Trial Design: Randomized controlled trial with an active control and a waitlist control, who also will recieve treatment after the first group has finished.

Duration: Ten weeks

Primary Endpoint:

Difference in worry symptoms between the treatment groups at week 10. Long term follow-up is also investigated (baseline to 4-months after treatment completion and baseline to 12-months after treatment completion).

Efficacy Parameters: Penn State Worry Questionnaire (PSWQ)

Safety Parameters: Adverse Events is assessed via the internet.

Description of Trial Subjects: Patients > 18 years old with a PSWQ score more than 56 points

Number of Subjects: 300

Layout table for study information
Study Type : Interventional  (Clinical Trial)
Actual Enrollment : 311 participants
Allocation: Randomized
Intervention Model: Parallel Assignment
Masking: None (Open Label)
Primary Purpose: Treatment
Official Title: Internet-Based Exposure Therapy Vs. Stress-Management Training for Worry: A Randomized Controlled Trial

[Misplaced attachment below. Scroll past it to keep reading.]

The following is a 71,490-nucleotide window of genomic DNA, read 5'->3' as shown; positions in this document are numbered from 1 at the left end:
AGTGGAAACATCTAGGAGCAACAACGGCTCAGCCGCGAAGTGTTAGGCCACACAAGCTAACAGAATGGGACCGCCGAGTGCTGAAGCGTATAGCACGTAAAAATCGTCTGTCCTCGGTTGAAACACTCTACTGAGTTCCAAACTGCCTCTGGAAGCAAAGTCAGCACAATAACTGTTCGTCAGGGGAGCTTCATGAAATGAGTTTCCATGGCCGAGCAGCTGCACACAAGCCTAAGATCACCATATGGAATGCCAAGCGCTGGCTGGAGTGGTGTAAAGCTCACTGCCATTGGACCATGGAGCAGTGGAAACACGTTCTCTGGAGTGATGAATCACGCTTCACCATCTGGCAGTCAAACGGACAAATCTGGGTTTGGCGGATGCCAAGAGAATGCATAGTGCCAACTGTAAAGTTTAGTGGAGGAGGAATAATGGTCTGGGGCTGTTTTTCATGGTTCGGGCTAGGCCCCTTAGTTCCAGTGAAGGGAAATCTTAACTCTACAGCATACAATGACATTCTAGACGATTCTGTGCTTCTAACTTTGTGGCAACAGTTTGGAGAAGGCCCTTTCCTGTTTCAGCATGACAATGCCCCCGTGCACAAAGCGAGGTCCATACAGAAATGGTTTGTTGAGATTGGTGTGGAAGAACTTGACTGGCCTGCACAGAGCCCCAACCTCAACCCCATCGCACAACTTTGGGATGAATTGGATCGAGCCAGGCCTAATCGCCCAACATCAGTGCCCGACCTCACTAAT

Study Start Date : December 2015
Actual Primary Completion Date : May 2016
Actual Study Completion Date : May 2016

Arm Intervention/treatment
Experimental: Internet-based exposure therapy
The internet-based exposure therapy (I-ET) group receives a ten-week Internet-based CBT treatment, which is an extended version of the self-help book "Sluta älta och grubbla med kognitiv beteendeterapi" (How to quit worrying and ruminating with Cognitive behavior therapy) by licensed psychologist Olle Wadström (2007). The main focus of the book is to expose to the frightening word/image and refrain from using neutralizing thoughts. This is supposed to lead to the extinction of upsetting words/images.